SH: When you are a program that may sometimes have to identify a player who has been mis-evaluated by other programs, what’s your M.O. for finding a player others might have missed?

MM: We really try to get young men that can do it academically, and then to guys who can do it athletically. One of the things I look for are guys who are multiple athletes. A lot of the time guys who are multiple athletes might not be maxed out as a senior.

SH: You’re talking about multi-sport athletes, right?

MM: Yeah, they play football, they play baseball, they run track, they play basketball, so they’re not lifting year round and aren’t just zoned in on one sport. We’ve found a lot of really good players that way, guys who might be 160 right now, but I know he played basketball, he ran track, and then he went and played baseball. Here, I know that in 12 months he’ll be at 190, and with good weight. Where, another guy who only plays one sport, he might be bigger and being recruited harder.

The second thing is that we have camps here, and love to have kids come here and get to know them, see how they compete. You get to find out a bit more about them. We also send our coaches to camps in other states and small colleges to see the kids, meet with them, and work with them at camp. It’s all about developing relationships, getting to know them.

We have a linebacker here, Addison Gillam, who as a player he had one scholarship offer. He was a young man that played tailback, played linebacker, and was gangly and very athletic. We’d seen him in camp, and was very bright and played other sports. The rest is history, and he’s done really well. We really like multi-sport athletes.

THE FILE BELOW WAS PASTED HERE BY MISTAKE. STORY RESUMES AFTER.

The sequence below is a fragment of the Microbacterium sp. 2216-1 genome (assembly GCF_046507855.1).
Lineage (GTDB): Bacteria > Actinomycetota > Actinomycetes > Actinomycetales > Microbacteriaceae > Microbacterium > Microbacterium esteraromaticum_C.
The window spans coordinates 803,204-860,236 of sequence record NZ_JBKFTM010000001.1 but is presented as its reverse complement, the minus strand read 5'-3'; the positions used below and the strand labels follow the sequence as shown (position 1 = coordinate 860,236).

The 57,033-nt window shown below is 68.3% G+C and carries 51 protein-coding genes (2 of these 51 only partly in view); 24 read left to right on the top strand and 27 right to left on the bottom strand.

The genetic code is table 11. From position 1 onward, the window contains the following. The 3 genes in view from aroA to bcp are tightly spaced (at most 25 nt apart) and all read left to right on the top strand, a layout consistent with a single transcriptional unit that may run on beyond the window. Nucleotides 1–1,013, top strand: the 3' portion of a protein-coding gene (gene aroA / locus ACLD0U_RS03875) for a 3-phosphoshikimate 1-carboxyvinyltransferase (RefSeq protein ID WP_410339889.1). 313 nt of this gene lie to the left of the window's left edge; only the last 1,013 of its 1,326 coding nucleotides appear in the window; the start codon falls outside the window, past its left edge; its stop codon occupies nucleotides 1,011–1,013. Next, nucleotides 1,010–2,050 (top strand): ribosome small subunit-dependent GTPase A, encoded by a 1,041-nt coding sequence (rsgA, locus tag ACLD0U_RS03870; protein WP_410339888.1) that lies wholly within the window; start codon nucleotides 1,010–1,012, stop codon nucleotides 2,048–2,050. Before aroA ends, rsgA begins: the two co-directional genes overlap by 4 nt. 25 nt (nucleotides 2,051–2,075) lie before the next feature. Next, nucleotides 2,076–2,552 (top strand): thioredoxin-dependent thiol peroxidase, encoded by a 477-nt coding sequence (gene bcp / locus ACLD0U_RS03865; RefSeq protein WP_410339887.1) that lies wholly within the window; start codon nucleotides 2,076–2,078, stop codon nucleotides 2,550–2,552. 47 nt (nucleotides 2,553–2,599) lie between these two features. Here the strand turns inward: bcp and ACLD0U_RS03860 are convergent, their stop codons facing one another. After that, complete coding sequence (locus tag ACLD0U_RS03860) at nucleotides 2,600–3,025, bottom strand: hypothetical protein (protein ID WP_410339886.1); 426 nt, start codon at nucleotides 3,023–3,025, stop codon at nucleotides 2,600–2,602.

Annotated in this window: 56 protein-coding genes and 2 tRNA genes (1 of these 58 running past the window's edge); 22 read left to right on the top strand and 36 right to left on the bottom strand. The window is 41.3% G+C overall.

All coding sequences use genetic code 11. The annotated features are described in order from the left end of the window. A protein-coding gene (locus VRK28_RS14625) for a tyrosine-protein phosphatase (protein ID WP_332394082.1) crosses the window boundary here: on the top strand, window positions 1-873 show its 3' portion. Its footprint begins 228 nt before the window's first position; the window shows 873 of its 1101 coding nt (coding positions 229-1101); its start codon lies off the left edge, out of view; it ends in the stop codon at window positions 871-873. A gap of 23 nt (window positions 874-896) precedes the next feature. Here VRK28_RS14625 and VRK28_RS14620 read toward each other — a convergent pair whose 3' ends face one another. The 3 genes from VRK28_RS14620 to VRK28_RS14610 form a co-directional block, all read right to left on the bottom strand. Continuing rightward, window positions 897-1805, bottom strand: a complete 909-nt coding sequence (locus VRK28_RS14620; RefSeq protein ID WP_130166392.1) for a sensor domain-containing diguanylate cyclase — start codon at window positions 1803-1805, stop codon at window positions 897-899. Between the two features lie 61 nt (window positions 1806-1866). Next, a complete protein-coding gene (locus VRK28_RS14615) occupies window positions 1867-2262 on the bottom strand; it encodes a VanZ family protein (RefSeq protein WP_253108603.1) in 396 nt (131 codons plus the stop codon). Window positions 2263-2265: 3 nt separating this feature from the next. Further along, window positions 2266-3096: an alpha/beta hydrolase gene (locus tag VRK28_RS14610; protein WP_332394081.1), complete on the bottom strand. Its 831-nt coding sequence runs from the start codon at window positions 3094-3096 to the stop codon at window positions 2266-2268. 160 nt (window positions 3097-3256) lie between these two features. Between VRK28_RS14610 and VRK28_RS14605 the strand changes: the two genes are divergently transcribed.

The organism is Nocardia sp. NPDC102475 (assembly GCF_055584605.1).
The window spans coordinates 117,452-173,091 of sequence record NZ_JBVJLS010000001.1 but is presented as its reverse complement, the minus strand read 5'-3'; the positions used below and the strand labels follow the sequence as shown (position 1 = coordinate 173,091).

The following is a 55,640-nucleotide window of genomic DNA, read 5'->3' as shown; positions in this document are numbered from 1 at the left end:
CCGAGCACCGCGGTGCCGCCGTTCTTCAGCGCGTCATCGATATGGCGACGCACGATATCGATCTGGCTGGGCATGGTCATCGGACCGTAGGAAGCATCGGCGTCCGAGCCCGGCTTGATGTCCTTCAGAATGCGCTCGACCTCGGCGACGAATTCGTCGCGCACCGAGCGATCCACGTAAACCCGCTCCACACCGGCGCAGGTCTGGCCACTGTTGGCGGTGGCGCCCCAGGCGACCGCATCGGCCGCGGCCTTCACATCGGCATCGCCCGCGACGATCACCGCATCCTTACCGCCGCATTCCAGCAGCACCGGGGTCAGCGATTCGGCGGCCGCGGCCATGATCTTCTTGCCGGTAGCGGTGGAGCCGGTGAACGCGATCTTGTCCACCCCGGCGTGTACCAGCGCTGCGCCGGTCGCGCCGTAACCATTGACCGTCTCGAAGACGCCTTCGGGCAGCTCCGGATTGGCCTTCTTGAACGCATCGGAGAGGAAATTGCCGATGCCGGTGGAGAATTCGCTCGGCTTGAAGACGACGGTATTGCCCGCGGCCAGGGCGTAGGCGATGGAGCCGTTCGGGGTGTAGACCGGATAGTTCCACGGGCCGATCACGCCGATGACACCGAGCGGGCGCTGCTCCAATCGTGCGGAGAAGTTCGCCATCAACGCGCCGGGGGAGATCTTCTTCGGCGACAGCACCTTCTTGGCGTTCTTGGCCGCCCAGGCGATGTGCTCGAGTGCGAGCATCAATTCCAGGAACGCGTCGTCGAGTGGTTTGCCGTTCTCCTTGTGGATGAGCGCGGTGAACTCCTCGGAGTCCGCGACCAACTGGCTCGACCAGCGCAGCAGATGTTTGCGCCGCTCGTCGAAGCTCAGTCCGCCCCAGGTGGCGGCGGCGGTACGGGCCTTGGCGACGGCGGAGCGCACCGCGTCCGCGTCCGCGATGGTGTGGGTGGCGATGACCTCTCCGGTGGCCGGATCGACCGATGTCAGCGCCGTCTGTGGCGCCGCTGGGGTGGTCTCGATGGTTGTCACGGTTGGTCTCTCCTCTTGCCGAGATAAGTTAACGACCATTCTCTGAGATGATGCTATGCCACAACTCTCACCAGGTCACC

We also have an M.O. that anyone who’s 6’3" to 6’5" and is a multi-sport athlete and you don’t know what he’s gonna be coming out of high school? Well, he might be a tight end coming out of high school, but he might grow into being a D-tackle or offensive lineman. We look at a lot of guys like that, so you might see us and think "Oh, you signed four tight ends." No we didn’t, we signed one tight end and that guy’s gonna be a defensive tackle, that one’ll be a defensive end, this one might be a fullback or an offensive lineman. They’re not ready-made, but we’re gonna develop them. That’s where we find the diamond in the rough.

SH: When looking at out of conference scheduling, particularly already playing a Pac-12 game, do you look at scheduling as something where you need FBS games, or do you need those measuring games against tougher competition?

MM: Those are great questions. What I do is play the schedule we have. I really don’t worry about that, I’ll be honest with you.

SH: If you have a hole in your schedule and I can get you a game with LSU or Alabama in the next five minutes, would you want to play them?

MM: That’s a great question.

SH: It’s an unfair hypothetical question.

MM: It would be great to play Alabama and LSU, especially if it was home-and-home. Pretty sure right now they’d love to play us, given level playing fields, but we’ll be there before long. Usually you can’t schedule them next year, so that’d give us a few years to be ready.

Wikipedia says you spent a year working at Shoney’s? "No, no, no, I don’t even know how that got on there."

SH: Wikipedia says you spent a year working at Shoney’s?

MM: No, no, no, I don’t even know how that got on there.

SH: That’s not accurate?